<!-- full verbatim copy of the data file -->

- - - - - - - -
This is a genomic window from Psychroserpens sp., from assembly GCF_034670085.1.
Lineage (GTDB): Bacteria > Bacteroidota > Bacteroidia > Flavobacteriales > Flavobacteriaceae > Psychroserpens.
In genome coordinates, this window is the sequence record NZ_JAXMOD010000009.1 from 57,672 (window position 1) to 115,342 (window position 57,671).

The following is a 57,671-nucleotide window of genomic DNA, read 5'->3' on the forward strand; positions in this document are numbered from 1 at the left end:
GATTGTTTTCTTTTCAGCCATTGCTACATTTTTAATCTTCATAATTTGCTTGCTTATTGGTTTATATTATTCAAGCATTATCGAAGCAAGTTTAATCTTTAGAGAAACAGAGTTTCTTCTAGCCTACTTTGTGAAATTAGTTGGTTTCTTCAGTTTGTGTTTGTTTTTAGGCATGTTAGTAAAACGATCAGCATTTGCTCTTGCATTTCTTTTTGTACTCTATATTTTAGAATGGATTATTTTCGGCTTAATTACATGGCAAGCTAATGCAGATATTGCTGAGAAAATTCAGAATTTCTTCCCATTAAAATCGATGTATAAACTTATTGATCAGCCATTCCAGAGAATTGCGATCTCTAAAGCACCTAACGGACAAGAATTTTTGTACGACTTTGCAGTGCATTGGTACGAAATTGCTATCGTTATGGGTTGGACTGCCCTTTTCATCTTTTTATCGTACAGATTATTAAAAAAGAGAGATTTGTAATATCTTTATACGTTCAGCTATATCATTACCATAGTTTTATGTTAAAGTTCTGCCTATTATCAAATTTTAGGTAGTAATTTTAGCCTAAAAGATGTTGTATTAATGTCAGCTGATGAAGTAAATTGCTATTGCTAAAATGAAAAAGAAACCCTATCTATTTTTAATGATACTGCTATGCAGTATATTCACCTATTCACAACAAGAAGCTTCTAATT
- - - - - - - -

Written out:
This is a genomic window from Psychroserpens sp., from assembly GCF_034670085.1.
Lineage (GTDB): Bacteria > Bacteroidota > Bacteroidia > Flavobacteriales > Flavobacteriaceae > Psychroserpens.
In genome coordinates, this window is the sequence record NZ_JAXMOD010000009.1 from 57,672 (window position 1) to 115,342 (window position 57,671).

The following is a 57,671-nucleotide window of genomic DNA, read 5'->3' on the forward strand; positions in this document are numbered from 1 at the left end:
GATTGTTTTCTTTTCAGCCATTGCTACATTTTTAATCTTCATAATTTGCTTGCTTATTGGTTTATATTATTCAAGCATTATCGAAGCAAGTTTAATCTTTAGAGAAACAGAGTTTCTTCTAGCCTACTTTGTGAAATTAGTTGGTTTCTTCAGTTTGTGTTTGTTTTTAGGCATGTTAGTAAAACGATCAGCATTTGCTCTTGCATTTCTTTTTGTACTCTATATTTTAGAATGGATTATTTTCGGCTTAATTACATGGCAAGCTAATGCAGATATTGCTGAGAAAATTCAGAATTTCTTCCCATTAAAATCGATGTATAAACTTATTGATCAGCCATTCCAGAGAATTGCGATCTCTAAAGCACCTAACGGACAAGAATTTTTGTACGACTTTGCAGTGCATTGGTACGAAATTGCTATCGTTATGGGTTGGACTGCCCTTTTCATCTTTTTATCGTACAGATTATTAAAAAAGAGAGATTTGTAATATCTTTATACGTTCAGCTATATCATTACCATAGTTTTATGTTAAAGTTCTGCCTATTATCAAATTTTAGGTAGTAATTTTAGCCTAAAAGATGTTGTATTAATGTCAGCTGATGAAGTAAATTGCTATTGCTAAAATGAAAAAGAAACCCTATCTATTTTTAATGATACTGCTATGCAGTATATTCACCTATTCACAACAAGAAGCTTCTAATT